Is Liberalism Obsolete? What does this question mean? What are we really trying to get at, when we ask this question? Let us take note that there are two rather expansive and indeterminate words in this question; indeterminate, because of the way the question has been asked. Namely, the words Liberalism, and obsolete.
It is out of fashion these days to begin a philosophy talk with definitions, but I cannot help but do so in this case, because otherwise you will have no idea what I am asking you to agree to in this argument.
A common line of attack on Ayn Rand, from “professional” academic philosophers, is to go after her for her defense of egoism. This has always seemed disingenuous to me. Or, at best, uncharitable. The argument goes something like this:
Ayn Rand defended selfishness as a virtue Thrasymachus in Plato’s Republic did the same thing Socrates humiliated Thrasymachus in that dialogue Therefore, Ayn Rand’s defense of selfishness is obviously wrong But, anyone trained as a philosopher should be able to recognize the problems with this argument without much effort.
This is for my friends here, who wonder how it is that I can claim that Plato and Aristotle are not as diametrically opposed as the dominant narrative about them claims. The following is an extended snippet from Plato and Aristotle in Agreement? Platonists on Aristotle from Antiochus to Porphyry , by George E. Karamanolis. While the snippet isn’t a definitive refutation of their supposed opposition, it is the beginning of a sustained argument that claims to show just that.
Aristotle’s understanding of the soul is derived from his theory of substance in The Metaphysics. By way of the hylomorphic combination of body-as-matter and soul-as-form, a unique individual is generated and equipped with the capacity to act in ways that living things act. Is this theory a “middle way” between the view of living things as purely material (where life is a sort of emergent property, dependent on matter), and dualism (the view that the body is is a dependent “container” of a Platonic Form)?
In the first book of the Politics, Aristotle argues for the view that man is a ‘political animal’. To assess the claim properly, we must first understand what he means by the term, and we should understand the reasoning he uses to defend it. Thus examined, we will find his position interesting, but ultimately unsatisfactory. However, it may be possible to shore up his case.
Aristotle’s ‘political animal’ (zoon politikon) is not the creature we might expect today – a conventional construct enfranchised by legal edict and duty-bound only to his own individual happiness as a free agent in a democratic nation-state.
Socrates’ story is famous enough. Melisas accused him of corrupting the young, and worshipping gods contrary to the state. The charges were false, and thus, the subsequent conviction was unjust on its face. Yet, Socrates, committed to his principles (ostensibly), went to his grave defending the judgment on the grounds that it was a greater injustice to disobey the law, and that no good man would trade an evil for an evil.
The Categories is Aristotle’s first attempt to outline a theory of being, in addition to the work’s central focus, which is to provide an account of the ways in which we think about being, and beings. In total, there are ten categories of thought about being, but the core of his theory of being begins with the first category. This is what he called “substance”. This essay will summarise Aristotle’s conception of substance as he presents it in The Categories, briefly explain what distinguishes substance from the other categories, and offer some additional thoughts about the metaphysics of being, in relation to Aristotle’s mentor, Plato.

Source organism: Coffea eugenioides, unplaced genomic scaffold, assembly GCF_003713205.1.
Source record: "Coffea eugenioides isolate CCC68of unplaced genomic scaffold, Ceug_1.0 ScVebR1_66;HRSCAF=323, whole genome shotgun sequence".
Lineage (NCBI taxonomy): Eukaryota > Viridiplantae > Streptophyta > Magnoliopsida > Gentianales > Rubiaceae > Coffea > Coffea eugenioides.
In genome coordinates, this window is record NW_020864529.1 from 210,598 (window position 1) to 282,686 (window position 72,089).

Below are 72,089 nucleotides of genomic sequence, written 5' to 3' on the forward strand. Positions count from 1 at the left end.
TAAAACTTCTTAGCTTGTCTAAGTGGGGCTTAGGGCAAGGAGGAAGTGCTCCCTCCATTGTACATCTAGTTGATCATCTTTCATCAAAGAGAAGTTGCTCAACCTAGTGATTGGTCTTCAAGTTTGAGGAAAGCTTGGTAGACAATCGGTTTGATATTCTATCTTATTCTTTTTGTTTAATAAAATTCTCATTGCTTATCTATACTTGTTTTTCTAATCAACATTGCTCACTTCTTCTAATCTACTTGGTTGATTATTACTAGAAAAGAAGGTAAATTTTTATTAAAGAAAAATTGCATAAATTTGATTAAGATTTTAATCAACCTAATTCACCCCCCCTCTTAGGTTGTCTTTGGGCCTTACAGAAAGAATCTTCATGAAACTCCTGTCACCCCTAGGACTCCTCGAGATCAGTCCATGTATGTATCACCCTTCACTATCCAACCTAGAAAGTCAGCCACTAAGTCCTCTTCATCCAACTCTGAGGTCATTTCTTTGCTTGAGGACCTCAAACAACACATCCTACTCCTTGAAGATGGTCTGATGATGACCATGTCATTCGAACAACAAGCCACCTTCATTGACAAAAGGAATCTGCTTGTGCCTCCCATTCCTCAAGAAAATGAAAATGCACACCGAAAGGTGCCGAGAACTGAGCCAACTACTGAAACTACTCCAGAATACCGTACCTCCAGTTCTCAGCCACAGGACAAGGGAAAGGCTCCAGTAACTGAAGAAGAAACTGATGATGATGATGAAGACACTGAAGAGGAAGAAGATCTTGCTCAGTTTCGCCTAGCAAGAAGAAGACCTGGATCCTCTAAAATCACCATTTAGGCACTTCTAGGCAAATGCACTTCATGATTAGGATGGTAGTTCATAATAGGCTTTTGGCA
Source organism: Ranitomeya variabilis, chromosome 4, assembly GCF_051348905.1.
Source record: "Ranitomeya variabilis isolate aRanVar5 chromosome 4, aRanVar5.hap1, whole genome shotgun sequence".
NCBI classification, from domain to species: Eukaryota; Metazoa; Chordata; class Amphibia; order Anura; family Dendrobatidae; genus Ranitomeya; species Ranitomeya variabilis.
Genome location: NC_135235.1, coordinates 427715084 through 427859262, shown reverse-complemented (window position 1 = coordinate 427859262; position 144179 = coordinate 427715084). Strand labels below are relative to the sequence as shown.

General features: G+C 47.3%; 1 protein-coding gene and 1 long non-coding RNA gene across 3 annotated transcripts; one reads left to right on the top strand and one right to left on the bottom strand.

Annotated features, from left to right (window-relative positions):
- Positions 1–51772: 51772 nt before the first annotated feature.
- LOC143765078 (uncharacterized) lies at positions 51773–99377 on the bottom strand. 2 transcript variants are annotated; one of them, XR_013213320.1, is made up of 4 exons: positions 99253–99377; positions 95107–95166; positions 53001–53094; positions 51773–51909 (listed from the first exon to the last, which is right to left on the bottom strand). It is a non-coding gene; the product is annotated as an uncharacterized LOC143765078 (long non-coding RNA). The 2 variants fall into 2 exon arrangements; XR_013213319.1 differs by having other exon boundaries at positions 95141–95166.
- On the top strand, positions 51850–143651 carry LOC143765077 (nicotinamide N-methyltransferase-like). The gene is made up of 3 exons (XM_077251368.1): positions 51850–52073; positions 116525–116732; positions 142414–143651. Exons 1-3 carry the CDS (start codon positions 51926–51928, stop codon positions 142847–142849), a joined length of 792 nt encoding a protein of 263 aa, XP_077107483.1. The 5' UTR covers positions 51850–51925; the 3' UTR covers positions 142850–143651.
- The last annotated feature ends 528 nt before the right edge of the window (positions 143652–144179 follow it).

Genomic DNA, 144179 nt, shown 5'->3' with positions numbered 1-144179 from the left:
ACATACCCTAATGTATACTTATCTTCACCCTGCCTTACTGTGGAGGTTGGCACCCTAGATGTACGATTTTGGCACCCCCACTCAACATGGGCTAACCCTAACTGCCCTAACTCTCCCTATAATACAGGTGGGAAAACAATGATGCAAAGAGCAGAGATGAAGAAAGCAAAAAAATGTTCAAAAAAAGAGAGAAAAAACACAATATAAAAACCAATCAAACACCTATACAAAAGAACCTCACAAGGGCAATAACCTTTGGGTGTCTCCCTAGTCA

It seems to me, that the problem of desire has three plausible attitudinal responses:
The hedonic approach: there is a never-ending supply of desirable things, and life is best lived by pursuing them all. Want is sated when all desirable things have been had. The goal, then, is pleasure at all times, as an equivalent to happiness.
The ascetic / Buddhist approach: the things to be desired are never-ending, which means there will never be a time when all desirable things are had.
In the Physics, Aristotle says that we aim at understanding, which he says is to be able to give a full account of “the how and the why of things coming into existence and going out of it”. In other words, to understand something is to be able to give an explanation of how and why a thing changes. That explanation is what Aristotle means by ‘cause’. Today, thinking of explanation in terms of causes is not an alien notion.
Kant’s critique of Aristotle is fascinating to me. He uses Aristotle’s own standard against him: to say that virtue consists in achieving excellence in the unique purpose of a human life, and that this unique purpose can be identified by isolating the unique features of the organism as opposed to other organisms, you then have the problem of explaining how it is that the unique feature of reason could be better suited to helping humans achieve excellence at attaining ‘material ends’ (aka ‘happiness’), than the much more efficient and much less costly instinct, which all other animals have as well.
Aristotle’s argument in Physics II 8 can be summarized as follows:
Dogs typically develop teeth good for biting and chewing. A typical result is not a coincidence. So it’s not a coincidence that dogs develop teeth good for biting and chewing. If the development is not coincidental, it must be “for something”. So the dog’s development is “for something”. (that is, it is goal-directed) The problem with this argument lies in premise 4.